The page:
Listening or seeing – which is more important?
Where Isaiah speaks of Jesus … surprisingly
Other appearances of the Angel of the LORD are at the time of Judges when he reminds the people of their disobedience and their breaking of the Covenant (Judges 2:1-5), a cosy chat with Gideon under the oak tree to empower him for service (Judges 6:11-24) and to the parents of Samson, telling them about the great son they were going to bring to the world. This is an interesting story because, through it, we find out a bit more about the Angel of the LORD. We find out that he has the appearance of both man and angel (Judges 13:6) but we get a clear declaration of his identity after Manoah, Samson’s father, asks for his name. He doesn’t give it but after a burnt offering was made, the following happens:
“As the flame blazed up from the altar towards heaven, the angel of the LORD ascended in the flame. Seeing this, Manoah and his wife fell with their faces to the ground. When the angel of the LORD did not show himself again to Manoah and his wife, Manoah realised that it was the angel of the LORD. ‘We are doomed to die!’ he said to his wife. ‘We have seen God!’”(Judges 13:20-22)
So Manoah knew exactly who he was dealing with, God himself. And because he didn’t exactly die as a result, it was God in the form of Jesus, the memra of God.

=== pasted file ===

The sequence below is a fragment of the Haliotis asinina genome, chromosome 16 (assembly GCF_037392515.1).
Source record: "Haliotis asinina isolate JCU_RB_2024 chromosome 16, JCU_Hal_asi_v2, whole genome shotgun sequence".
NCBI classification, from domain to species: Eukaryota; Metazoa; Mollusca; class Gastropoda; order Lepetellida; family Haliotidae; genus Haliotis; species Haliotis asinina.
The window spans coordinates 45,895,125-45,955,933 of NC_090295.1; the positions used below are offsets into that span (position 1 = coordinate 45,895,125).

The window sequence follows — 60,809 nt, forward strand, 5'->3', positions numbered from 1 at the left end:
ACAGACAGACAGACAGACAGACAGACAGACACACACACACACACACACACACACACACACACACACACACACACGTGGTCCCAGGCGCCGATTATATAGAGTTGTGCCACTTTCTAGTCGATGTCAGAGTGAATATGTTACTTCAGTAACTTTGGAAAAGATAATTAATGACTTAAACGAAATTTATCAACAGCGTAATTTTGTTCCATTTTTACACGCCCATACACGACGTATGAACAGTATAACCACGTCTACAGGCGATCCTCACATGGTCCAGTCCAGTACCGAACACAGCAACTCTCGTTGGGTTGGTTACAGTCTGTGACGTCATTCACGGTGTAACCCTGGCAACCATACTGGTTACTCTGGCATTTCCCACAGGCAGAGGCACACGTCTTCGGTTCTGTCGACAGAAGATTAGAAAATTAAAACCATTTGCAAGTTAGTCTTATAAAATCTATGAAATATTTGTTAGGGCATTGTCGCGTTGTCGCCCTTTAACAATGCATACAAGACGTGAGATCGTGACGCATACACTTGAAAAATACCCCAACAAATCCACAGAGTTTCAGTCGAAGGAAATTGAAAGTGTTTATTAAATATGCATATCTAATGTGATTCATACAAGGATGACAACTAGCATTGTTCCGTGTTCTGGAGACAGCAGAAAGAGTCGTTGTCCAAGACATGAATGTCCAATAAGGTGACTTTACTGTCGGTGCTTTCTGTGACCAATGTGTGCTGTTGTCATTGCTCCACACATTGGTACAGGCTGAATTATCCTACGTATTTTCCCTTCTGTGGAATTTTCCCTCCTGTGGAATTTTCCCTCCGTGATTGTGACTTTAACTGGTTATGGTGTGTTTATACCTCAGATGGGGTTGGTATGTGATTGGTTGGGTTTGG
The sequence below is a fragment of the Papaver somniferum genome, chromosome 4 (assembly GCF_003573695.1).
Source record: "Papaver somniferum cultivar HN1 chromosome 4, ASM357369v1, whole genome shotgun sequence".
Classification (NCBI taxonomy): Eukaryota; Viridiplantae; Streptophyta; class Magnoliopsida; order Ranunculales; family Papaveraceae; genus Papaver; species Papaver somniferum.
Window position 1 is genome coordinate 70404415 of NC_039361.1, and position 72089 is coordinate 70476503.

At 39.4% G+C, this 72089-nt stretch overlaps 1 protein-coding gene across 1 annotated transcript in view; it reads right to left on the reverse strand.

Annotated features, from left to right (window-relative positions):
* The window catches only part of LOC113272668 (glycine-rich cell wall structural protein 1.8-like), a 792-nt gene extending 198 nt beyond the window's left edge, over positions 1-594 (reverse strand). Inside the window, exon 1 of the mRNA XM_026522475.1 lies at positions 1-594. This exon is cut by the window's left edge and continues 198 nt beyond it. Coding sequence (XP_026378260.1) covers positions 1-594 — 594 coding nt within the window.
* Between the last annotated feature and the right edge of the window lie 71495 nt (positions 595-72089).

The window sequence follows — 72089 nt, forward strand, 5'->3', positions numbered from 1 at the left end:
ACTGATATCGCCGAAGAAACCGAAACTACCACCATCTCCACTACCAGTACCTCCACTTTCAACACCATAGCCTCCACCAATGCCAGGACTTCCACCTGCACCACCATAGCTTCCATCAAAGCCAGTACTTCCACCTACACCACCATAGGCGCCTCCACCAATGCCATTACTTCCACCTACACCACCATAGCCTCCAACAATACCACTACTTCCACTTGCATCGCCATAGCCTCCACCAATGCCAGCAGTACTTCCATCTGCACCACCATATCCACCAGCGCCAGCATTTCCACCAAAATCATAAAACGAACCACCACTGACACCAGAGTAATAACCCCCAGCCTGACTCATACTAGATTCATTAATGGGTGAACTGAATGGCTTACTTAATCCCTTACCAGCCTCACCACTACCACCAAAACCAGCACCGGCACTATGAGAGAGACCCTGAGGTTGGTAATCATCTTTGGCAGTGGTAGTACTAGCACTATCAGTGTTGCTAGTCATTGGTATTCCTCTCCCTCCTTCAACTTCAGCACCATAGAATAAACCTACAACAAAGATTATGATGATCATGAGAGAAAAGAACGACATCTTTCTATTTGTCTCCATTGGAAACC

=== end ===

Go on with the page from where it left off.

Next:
It was the Angel of the LORD who ministered to Elijah when he was on the run from Jezebel after the showdown on Mount Carmel (1 Kings 19) and who prompted King David to build an altar at the site where the great Temple would be built (1 Chronicles 21:18). The fiercer side of his nature was shown when he did to death 195,000 Assyrian soldiers who were surrounding Jerusalem (2 Kings 19:35).
In fact it’s amazing how many familiar Old Testament stories include dealings with the memra of God, through the Angel of the LORD.
It is time to venture a little deeper, to further cement this idea of Jesus’ appearances to his people, in the guise of the Angel of the LORD. One passage of scripture that really sets the seal on this comes from the book of Isaiah.
“I will tell of the kindnesses of the LORD, the deeds for which he is to be praised, according to all the LORD has done for us—yes, the many good things he has done for the house of Israel, according to his compassion and many kindnesses. He said, ‘Surely they are my people, sons who will not be false to me’; and so he became their Saviour.
In all their distress he too was distressed, and the angel of his presence saved them. In his love and mercy he redeemed them; he lifted them up and carried them all the days of old.” (Isaiah 63:7-9)
Here God states that He is to be the Saviour of His people, but that it was actually the Angel of his presence (of the LORD) that did the saving. The only Saviour we know, of course, is Jesus Christ, so what we present here is a pretty strong case that the Angel of the LORD is Jesus himself. Perhaps the clincher is the fact that the Angel of the LORD appears nowhere in the Gospels, because even Jesus couldn’t appear in two places at the same time!